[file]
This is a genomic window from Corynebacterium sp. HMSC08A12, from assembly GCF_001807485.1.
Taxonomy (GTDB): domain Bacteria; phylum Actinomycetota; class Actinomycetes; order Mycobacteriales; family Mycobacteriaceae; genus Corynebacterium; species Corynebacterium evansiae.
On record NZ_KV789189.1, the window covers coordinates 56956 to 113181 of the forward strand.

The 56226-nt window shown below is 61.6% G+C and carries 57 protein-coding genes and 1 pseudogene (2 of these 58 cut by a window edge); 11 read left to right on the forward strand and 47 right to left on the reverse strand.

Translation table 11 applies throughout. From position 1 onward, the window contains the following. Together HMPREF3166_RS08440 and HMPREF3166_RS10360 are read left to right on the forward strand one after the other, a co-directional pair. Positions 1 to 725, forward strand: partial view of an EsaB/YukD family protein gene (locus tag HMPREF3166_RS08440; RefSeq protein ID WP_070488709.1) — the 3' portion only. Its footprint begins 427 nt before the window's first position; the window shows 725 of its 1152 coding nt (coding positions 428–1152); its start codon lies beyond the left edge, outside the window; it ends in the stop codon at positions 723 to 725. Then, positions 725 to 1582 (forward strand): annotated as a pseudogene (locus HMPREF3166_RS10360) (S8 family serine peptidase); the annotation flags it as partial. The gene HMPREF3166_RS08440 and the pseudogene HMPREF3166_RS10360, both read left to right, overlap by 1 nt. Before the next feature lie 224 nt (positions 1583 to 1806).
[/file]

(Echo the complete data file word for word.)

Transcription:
This is a genomic window from Corynebacterium sp. HMSC08A12, from assembly GCF_001807485.1.
Taxonomy (GTDB): domain Bacteria; phylum Actinomycetota; class Actinomycetes; order Mycobacteriales; family Mycobacteriaceae; genus Corynebacterium; species Corynebacterium evansiae.
On record NZ_KV789189.1, the window covers coordinates 56956 to 113181 of the forward strand.

The 56226-nt window shown below is 61.6% G+C and carries 57 protein-coding genes and 1 pseudogene (2 of these 58 cut by a window edge); 11 read left to right on the forward strand and 47 right to left on the reverse strand.

Translation table 11 applies throughout. From position 1 onward, the window contains the following. Together HMPREF3166_RS08440 and HMPREF3166_RS10360 are read left to right on the forward strand one after the other, a co-directional pair. Positions 1 to 725, forward strand: partial view of an EsaB/YukD family protein gene (locus tag HMPREF3166_RS08440; RefSeq protein ID WP_070488709.1) — the 3' portion only. Its footprint begins 427 nt before the window's first position; the window shows 725 of its 1152 coding nt (coding positions 428–1152); its start codon lies beyond the left edge, outside the window; it ends in the stop codon at positions 723 to 725. Then, positions 725 to 1582 (forward strand): annotated as a pseudogene (locus HMPREF3166_RS10360) (S8 family serine peptidase); the annotation flags it as partial. The gene HMPREF3166_RS08440 and the pseudogene HMPREF3166_RS10360, both read left to right, overlap by 1 nt. Before the next feature lie 224 nt (positions 1583 to 1806).